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This eBook from the Gutenberg Project consists of approximately 391 pages of information about Machiavelli, Volume I.
hoope of Iron upon it, to bee able to sustaine a blowe, and an other under, to the intente, that it being driven to the earth, it should not breake:  for to offende, they had girte on their left flanke a swoorde, the length of a yearde and a naile, on their righte side, a Dagger:  they had a darte in every one of their handes, the which they called Pilo, and in the beginning of the fight, they threwe those at the enemie.  This was the ordering, and importaunce of the armours of the Romanes, by the which they possessed all the world.  And although some of these ancient writers gave them, besides the foresayde weapons, a staffe in their hande like unto a Partasen, I cannot tell howe a heavy staff, may of him that holdeth a Targaet be occupied:  for that to handle it with both hands, the Targaet should bee an impediment, and to occupye the same with one hande, there can be done no good therewith, by reason of the weightynesse thereof:  besides this, to faight in the strong, and in the orders with such long kinde of weapon, it is unprofitable, except in the first front, where they have space enough, to thrust out all the staffe, which in the orders within, cannot be done, for that the nature of the battaile (as in the order of the same, I shall tell you) is continually to throng together, which although it be an inconvenience, yet in so doing they fear lesse, then to stande wide, where the perill is most evident, so that all the weapons, which passe in length a yarde and a halfe, in the throng, be unprofitable:  for that, if a man have the Partasen, and will occupye it with both handes, put case that the Targaet let him not, he can not hurte with the same an enemy, whom is upon him, if he take it with one hande, to the intent to occupy also the Targaet, being not able to take it, but in the middest, there remayneth so much of the staff behind, that those which are behinde him, shall let him to welde it.  And whether it were true, either that the Romans had not this Partasen, or that having it, did little good withal, read all the battailes, in the historye thereof, celebrated of Titus Livius, and you shall see in the same, most seldom times made mencion of Partasens, but rather alwaies he saieth, that the Dartes being thrown, they laid their hands on their sweardes.  Therefore I will leave this staffe, and observe, concerning the Romanes, the swoorde for to hurte, and for defense the Targaet, with the other armours aforesaide.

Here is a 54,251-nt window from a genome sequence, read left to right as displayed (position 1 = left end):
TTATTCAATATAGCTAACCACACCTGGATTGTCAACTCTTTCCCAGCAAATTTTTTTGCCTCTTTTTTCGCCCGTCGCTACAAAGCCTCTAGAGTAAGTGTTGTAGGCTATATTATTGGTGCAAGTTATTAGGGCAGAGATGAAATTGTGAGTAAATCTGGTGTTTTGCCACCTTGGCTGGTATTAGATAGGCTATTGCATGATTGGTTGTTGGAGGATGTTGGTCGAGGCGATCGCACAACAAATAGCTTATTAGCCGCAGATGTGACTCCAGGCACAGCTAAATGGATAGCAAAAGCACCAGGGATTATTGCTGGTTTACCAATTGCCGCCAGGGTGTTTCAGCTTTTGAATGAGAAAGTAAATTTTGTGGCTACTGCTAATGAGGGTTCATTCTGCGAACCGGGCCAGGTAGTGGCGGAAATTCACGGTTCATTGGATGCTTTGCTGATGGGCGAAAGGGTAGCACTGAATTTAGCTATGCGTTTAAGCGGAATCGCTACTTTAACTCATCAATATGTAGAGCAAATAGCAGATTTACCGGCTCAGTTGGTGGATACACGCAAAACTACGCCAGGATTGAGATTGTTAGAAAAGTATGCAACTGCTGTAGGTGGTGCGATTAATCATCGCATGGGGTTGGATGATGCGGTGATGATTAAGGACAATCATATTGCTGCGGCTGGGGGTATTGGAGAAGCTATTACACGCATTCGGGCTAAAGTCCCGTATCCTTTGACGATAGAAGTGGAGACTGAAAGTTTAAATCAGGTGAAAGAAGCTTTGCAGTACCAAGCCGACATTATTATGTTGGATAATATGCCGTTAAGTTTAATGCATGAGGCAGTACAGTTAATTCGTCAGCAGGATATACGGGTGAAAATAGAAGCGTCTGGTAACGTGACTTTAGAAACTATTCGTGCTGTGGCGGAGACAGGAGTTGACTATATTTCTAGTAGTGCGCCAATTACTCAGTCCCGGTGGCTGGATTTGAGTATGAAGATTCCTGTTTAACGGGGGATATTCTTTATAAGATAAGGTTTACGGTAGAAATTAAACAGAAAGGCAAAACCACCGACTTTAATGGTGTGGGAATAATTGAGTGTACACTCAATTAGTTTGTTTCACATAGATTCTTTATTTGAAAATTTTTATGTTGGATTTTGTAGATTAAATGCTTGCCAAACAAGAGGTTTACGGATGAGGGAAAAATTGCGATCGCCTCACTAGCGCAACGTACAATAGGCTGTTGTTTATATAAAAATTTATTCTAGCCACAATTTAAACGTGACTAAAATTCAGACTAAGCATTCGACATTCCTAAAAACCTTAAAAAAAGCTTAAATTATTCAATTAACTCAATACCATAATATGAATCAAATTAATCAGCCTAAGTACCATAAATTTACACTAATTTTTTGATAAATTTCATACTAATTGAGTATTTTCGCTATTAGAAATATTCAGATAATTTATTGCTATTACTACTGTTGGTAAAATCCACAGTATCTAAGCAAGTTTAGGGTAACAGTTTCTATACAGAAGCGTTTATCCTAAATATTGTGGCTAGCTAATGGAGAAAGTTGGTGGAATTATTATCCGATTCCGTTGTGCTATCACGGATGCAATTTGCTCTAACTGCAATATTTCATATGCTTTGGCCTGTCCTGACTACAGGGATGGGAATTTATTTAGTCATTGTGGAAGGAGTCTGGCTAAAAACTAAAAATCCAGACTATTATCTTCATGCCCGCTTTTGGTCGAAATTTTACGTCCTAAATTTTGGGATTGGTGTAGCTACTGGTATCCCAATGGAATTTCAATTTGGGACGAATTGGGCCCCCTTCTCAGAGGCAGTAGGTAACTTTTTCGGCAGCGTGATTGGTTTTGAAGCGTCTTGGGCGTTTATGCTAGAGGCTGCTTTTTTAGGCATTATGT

[Sidenote:  A brave and a terrible thing to the enemies.]

The Greekes did not arme them selves so heavyly, for their defense, as the Romans dyd:  but for to offend the enemies, they grounded more on their staves, then on their swoordes, and in especiallye the Fallangye of Macedonia, which used staves, that they called Sarisse, seven yardes and a halfe long, with the which they opened the rankes of their enemies, and they keept the orders in their Fallangy.  And although some writers saie, that they had also the Targaet, I can

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